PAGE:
Our Patients

  • Posted Wednesday, June 03, 2015


Kira is a 14 year old senior dog who had been progressively losing the use of her rear legs over a 6-month period. Non-steroidal anti-inflammatory medication had helped her with moving around on her own fairly well until suddenly one morning her spinal arthritis robbed her of function in her rear limbs completely and her quality of life was severely reduced. She was switched to prednisone by her veterinarian, and she did improve somewhat, but was still very weak and would try to stand up to walk but fall easily and she was “a danger to herself,” according to her mom. Swimming at the Rex Center swimming pool helped her to feel a bit better, however she still could not walk or stand up on her own without maximal assistance from her mom or dad.

toesHowever, upon seeing her for an Initial Physical Rehabilitation Consultation, I knew we could vastly improve Kira’s daily function and mobility, and I drew up a treatment plan to help get her walking again…starting with her toes! They had begun to curl under from disuse and tendon contracture so we started with range of motion for each toe and assisted standing exercises to encourage full weight bearing in all of her joints.

Additionally a big interest of mine is the use of veterinary prosthetics and orthotics to help my patients to strengthen and better use their limbs. In Kira’s case, she’d lost a great deal of her ‘conscious proprioception’ – the sensory input process from the toes to the brain – that tells a dog which way up her feet are. Kira was not able to sense how best to place her paws as she moved, so she was walking on the tops of her feet, causing painful sores and limiting her ability to get around. So I developed a set of custom ‘Toe-Ups’, a device that helped Kira tell which way her feet should be placed before she put weight on them. Very quickly, she gained in confidence and was able to start taking steps with her feet in the correct position on her own as well as going up and down the back porch steps using her rear legs with much less assistance!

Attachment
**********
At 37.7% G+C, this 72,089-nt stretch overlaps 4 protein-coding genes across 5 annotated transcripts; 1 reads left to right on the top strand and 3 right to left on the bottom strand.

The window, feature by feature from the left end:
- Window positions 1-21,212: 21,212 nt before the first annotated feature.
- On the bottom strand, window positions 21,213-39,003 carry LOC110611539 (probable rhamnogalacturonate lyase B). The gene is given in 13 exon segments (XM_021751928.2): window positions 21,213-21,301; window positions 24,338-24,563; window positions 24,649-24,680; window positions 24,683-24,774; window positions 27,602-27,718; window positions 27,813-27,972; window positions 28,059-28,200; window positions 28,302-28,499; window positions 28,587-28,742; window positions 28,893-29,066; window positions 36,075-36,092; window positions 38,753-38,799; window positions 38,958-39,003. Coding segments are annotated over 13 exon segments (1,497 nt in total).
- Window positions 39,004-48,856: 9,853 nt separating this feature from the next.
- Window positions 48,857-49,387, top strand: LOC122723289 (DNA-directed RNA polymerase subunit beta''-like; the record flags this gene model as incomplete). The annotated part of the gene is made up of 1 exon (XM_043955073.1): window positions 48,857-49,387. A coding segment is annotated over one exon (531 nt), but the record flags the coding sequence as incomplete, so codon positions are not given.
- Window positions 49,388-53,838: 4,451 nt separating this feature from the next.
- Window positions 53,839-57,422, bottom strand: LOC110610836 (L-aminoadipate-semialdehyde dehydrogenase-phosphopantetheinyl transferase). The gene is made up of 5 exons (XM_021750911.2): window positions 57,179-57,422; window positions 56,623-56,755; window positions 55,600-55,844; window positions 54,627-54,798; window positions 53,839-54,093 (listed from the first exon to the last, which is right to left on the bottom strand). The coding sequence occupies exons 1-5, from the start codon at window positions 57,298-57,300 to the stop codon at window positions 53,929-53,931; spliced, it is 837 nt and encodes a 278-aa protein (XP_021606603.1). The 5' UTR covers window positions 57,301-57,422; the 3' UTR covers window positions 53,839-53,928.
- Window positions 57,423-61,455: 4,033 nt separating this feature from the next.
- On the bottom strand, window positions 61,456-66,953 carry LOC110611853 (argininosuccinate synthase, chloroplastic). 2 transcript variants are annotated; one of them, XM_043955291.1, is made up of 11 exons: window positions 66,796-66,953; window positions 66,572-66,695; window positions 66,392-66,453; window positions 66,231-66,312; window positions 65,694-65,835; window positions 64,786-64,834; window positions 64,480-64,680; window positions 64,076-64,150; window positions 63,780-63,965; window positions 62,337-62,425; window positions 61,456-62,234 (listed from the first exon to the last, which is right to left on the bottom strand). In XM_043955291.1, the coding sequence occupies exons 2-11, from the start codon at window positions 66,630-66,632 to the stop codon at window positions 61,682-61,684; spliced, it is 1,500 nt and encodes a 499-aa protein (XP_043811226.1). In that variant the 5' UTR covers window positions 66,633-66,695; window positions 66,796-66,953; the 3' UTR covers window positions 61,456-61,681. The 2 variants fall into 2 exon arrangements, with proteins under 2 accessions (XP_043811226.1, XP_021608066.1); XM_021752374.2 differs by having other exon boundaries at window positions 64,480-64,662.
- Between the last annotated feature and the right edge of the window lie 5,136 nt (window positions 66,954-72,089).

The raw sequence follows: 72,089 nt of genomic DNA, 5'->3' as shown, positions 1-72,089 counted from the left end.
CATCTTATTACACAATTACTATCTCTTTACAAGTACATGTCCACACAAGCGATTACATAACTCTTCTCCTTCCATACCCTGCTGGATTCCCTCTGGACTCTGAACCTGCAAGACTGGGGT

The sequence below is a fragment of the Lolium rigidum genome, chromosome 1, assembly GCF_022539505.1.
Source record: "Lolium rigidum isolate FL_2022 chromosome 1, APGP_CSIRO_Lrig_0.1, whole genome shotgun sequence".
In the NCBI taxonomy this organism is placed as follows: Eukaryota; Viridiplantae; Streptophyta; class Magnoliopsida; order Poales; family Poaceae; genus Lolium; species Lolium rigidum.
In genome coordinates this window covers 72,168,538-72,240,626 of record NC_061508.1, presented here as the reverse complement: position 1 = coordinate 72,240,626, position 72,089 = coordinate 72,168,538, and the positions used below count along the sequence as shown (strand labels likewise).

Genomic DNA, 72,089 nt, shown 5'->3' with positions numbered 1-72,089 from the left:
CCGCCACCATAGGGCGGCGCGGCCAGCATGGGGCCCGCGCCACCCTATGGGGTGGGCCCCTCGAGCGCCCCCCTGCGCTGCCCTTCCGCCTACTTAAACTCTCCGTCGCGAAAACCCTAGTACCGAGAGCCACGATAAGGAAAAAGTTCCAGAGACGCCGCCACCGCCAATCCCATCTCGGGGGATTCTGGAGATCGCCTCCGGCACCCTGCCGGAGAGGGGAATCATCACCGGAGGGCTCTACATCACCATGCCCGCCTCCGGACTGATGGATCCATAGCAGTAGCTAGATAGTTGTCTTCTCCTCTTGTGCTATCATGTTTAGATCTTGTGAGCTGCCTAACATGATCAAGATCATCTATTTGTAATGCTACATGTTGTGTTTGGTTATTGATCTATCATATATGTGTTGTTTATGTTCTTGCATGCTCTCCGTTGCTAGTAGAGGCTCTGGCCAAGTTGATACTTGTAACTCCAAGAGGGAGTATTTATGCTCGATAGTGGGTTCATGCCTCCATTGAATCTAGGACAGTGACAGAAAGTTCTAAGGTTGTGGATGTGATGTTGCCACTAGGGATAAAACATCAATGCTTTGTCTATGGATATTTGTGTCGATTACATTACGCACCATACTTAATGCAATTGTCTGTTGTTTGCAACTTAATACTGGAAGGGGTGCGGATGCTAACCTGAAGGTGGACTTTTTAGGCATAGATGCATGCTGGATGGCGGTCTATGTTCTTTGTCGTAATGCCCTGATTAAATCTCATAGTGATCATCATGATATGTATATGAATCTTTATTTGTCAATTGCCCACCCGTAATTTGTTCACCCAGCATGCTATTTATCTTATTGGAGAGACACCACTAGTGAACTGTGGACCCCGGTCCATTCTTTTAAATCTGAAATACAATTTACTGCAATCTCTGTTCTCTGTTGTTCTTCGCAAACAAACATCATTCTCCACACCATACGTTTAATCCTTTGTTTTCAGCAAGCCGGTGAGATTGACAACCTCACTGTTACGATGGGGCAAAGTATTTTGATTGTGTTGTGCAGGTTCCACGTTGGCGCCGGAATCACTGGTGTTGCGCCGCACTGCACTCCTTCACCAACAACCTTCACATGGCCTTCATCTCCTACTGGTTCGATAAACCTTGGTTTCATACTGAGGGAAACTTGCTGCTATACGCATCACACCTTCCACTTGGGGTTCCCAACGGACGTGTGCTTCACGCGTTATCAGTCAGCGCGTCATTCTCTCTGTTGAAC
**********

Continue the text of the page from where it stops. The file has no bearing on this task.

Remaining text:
Here’s Kira in her ‘toe-ups’:

kira in orthotics

And here’s a video showing her mastering walking up stairs:


I also added other arthritis pain medications – Tramadol, Gabapentin, as well as Adequan – and Standard Process Musculoskeletal Support supplements to help manage her worsening arthritis pain from a “multimodal” approach. Once we fitted her with her homemade ‘Toe-Ups’ and we eliminated the pain from her walks, she started fully bearing weight on both of her back legs again and was quickly ready to advance in exercises that focused on improving her overall coordination and balance. My treatment plan included targeted home exercises to help her relearn how to deliberately place her legs when moving in different directions and to help her keep her balance. The better her coordination, the less likely Kira would be to trip and fall during routine activities on her own. And as her coordination improved, Kira experienced a regaining of muscle mass and strength: now she is walking more normally, and no longer needs to be carried or pulled in a doggie wagon, her atrophied rear leg muscles are getting stronger and she often tries to run and trot to the park again! She is even trotting right back into the clinic for her physical rehabilitation sessions, which she loves! She hates to say good-bye when it’s time to go home!